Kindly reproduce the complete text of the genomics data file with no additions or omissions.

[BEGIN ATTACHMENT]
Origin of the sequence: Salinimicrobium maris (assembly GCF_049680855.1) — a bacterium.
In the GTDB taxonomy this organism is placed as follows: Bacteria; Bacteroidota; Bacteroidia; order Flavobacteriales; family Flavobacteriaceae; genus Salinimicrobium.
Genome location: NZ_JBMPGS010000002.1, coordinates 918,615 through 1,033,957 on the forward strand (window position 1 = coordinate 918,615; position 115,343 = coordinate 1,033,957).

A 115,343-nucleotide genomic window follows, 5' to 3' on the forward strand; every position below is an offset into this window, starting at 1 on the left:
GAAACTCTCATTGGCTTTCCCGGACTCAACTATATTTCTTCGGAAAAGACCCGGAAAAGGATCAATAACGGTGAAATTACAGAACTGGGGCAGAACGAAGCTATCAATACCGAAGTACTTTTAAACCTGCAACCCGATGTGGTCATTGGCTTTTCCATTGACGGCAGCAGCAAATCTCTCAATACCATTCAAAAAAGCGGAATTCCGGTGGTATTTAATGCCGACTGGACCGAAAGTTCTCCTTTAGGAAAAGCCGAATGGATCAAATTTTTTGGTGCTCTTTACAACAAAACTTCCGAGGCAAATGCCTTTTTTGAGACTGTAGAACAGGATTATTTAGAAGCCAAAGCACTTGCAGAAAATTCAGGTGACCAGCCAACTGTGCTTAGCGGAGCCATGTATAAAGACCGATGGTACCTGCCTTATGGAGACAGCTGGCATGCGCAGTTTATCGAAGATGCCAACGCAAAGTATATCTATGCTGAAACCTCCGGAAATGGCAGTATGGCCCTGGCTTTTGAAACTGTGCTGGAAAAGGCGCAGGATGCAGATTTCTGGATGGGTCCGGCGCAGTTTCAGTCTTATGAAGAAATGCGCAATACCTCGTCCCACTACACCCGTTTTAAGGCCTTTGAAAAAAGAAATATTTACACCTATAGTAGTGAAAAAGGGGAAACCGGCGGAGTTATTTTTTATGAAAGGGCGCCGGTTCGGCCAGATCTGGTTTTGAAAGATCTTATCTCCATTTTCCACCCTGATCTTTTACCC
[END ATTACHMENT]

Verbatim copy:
Origin of the sequence: Salinimicrobium maris (assembly GCF_049680855.1) — a bacterium.
In the GTDB taxonomy this organism is placed as follows: Bacteria; Bacteroidota; Bacteroidia; order Flavobacteriales; family Flavobacteriaceae; genus Salinimicrobium.
Genome location: NZ_JBMPGS010000002.1, coordinates 918,615 through 1,033,957 on the forward strand (window position 1 = coordinate 918,615; position 115,343 = coordinate 1,033,957).

A 115,343-nucleotide genomic window follows, 5' to 3' on the forward strand; every position below is an offset into this window, starting at 1 on the left:
GAAACTCTCATTGGCTTTCCCGGACTCAACTATATTTCTTCGGAAAAGACCCGGAAAAGGATCAATAACGGTGAAATTACAGAACTGGGGCAGAACGAAGCTATCAATACCGAAGTACTTTTAAACCTGCAACCCGATGTGGTCATTGGCTTTTCCATTGACGGCAGCAGCAAATCTCTCAATACCATTCAAAAAAGCGGAATTCCGGTGGTATTTAATGCCGACTGGACCGAAAGTTCTCCTTTAGGAAAAGCCGAATGGATCAAATTTTTTGGTGCTCTTTACAACAAAACTTCCGAGGCAAATGCCTTTTTTGAGACTGTAGAACAGGATTATTTAGAAGCCAAAGCACTTGCAGAAAATTCAGGTGACCAGCCAACTGTGCTTAGCGGAGCCATGTATAAAGACCGATGGTACCTGCCTTATGGAGACAGCTGGCATGCGCAGTTTATCGAAGATGCCAACGCAAAGTATATCTATGCTGAAACCTCCGGAAATGGCAGTATGGCCCTGGCTTTTGAAACTGTGCTGGAAAAGGCGCAGGATGCAGATTTCTGGATGGGTCCGGCGCAGTTTCAGTCTTATGAAGAAATGCGCAATACCTCGTCCCACTACACCCGTTTTAAGGCCTTTGAAAAAAGAAATATTTACACCTATAGTAGTGAAAAAGGGGAAACCGGCGGAGTTATTTTTTATGAAAGGGCGCCGGTTCGGCCAGATCTGGTTTTGAAAGATCTTATCTCCATTTTCCACCCTGATCTTTTACCC